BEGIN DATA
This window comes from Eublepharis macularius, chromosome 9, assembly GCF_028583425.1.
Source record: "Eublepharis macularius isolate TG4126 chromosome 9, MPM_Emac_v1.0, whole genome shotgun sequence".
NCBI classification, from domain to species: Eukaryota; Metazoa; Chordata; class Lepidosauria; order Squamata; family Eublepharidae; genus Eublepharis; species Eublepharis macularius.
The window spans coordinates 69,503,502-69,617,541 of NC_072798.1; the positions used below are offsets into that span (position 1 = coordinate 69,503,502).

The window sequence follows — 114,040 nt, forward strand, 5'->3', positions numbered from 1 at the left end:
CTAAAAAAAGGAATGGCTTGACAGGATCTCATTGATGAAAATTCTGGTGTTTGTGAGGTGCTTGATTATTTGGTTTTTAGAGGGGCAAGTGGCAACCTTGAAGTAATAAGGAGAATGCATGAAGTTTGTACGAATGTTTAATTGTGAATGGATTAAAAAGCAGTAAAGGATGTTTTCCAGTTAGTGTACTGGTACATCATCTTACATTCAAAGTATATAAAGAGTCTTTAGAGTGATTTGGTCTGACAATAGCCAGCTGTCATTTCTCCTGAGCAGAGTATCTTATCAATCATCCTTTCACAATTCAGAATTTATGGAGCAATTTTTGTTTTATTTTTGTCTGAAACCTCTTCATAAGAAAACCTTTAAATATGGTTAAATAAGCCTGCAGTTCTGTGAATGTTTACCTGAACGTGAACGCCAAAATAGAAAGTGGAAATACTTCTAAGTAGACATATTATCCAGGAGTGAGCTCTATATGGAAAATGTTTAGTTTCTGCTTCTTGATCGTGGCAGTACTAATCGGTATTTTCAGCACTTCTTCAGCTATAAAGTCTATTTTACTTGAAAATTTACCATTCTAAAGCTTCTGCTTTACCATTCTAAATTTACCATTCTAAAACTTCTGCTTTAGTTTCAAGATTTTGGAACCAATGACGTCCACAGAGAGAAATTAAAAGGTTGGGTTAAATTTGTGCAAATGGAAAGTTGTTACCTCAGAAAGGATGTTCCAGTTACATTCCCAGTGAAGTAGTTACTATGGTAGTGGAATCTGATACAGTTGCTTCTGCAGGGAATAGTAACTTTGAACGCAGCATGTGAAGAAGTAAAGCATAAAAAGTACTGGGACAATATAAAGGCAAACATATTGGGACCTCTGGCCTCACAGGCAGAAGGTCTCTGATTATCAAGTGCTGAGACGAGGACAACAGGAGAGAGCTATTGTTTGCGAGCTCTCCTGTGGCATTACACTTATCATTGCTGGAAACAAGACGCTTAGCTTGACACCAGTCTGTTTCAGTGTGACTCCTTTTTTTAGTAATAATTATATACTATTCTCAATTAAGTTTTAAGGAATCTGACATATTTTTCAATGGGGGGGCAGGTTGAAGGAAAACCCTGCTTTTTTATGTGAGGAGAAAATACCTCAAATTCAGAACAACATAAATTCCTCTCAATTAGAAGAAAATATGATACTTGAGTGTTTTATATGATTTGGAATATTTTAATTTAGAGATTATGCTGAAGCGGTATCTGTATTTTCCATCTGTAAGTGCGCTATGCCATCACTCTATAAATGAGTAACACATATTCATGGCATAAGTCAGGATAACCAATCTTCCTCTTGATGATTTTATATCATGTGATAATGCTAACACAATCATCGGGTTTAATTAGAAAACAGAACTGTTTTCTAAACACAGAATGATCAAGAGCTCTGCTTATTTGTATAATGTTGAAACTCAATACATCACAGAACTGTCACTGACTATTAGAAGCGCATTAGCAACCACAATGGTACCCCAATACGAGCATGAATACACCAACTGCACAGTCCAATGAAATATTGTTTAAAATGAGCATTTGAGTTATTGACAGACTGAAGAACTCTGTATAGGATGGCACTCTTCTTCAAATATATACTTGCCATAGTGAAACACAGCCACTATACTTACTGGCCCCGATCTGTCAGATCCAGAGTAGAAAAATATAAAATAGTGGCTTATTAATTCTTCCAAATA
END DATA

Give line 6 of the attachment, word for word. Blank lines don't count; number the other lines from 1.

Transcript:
CTAAAAAAAGGAATGGCTTGACAGGATCTCATTGATGAAAATTCTGGTGTTTGTGAGGTGCTTGATTATTTGGTTTTTAGAGGGGCAAGTGGCAACCTTGAAGTAATAAGGAGAATGCATGAAGTTTGTACGAATGTTTAATTGTGAATGGATTAAAAAGCAGTAAAGGATGTTTTCCAGTTAGTGTACTGGTACATCATCTTACATTCAAAGTATATAAAGAGTCTTTAGAGTGATTTGGTCTGACAATAGCCAGCTGTCATTTCTCCTGAGCAGAGTATCTTATCAATCATCCTTTCACAATTCAGAATTTATGGAGCAATTTTTGTTTTATTTTTGTCTGAAACCTCTTCATAAGAAAACCTTTAAATATGGTTAAATAAGCCTGCAGTTCTGTGAATGTTTACCTGAACGTGAACGCCAAAATAGAAAGTGGAAATACTTCTAAGTAGACATATTATCCAGGAGTGAGCTCTATATGGAAAATGTTTAGTTTCTGCTTCTTGATCGTGGCAGTACTAATCGGTATTTTCAGCACTTCTTCAGCTATAAAGTCTATTTTACTTGAAAATTTACCATTCTAAAGCTTCTGCTTTACCATTCTAAATTTACCATTCTAAAACTTCTGCTTTAGTTTCAAGATTTTGGAACCAATGACGTCCACAGAGAGAAATTAAAAGGTTGGGTTAAATTTGTGCAAATGGAAAGTTGTTACCTCAGAAAGGATGTTCCAGTTACATTCCCAGTGAAGTAGTTACTATGGTAGTGGAATCTGATACAGTTGCTTCTGCAGGGAATAGTAACTTTGAACGCAGCATGTGAAGAAGTAAAGCATAAAAAGTACTGGGACAATATAAAGGCAAACATATTGGGACCTCTGGCCTCACAGGCAGAAGGTCTCTGATTATCAAGTGCTGAGACGAGGACAACAGGAGAGAGCTATTGTTTGCGAGCTCTCCTGTGGCATTACACTTATCATTGCTGGAAACAAGACGCTTAGCTTGACACCAGTCTGTTTCAGTGTGACTCCTTTTTTTAGTAATAATTATATACTATTCTCAATTAAGTTTTAAGGAATCTGACATATTTTTCAATGGGGGGGCAGGTTGAAGGAAAACCCTGCTTTTTTATGTGAGGAGAAAATACCTCAAATTCAGAACAACATAAATTCCTCTCAATTAGAAGAAAATATGATACTTGAGTGTTTTATATGATTTGGAATATTTTAATTTAGAGATTATGCTGAAGCGGTATCTGTATTTTCCATCTGTAAGTGCGCTATGCCATCACTCTATAAATGAGTAACACATATTCATGGCATAAGTCAGGATAACCAATCTTCCTCTTGATGATTTTATATCATGTGATAATGCTAACACAATCATCGGGTTTAATTAGAAAACAGAACTGTTTTCTAAACACAGAATGATCAAGAGCTCTGCTTATTTGTATAATGTTGAAACTCAATACATCACAGAACTGTCACTGACTATTAGAAGCGCATTAGCAACCACAATGGTACCCCAATACGAGCATGAATACACCAACTGCACAGTCCAATGAAATATTGTTTAAAATGAGCATTTGAGTTATTGACAGACTGAAGAACTCTGTATAGGATGGCACTCTTCTTCAAATATATACTTGCCATAGTGAAACACAGCCACTATACTTACTGGCCCCGATCTGTCAGATCCAGAGTAGAAAAATATAAAATAGTGGCTTATTAATTCTTCCAAATA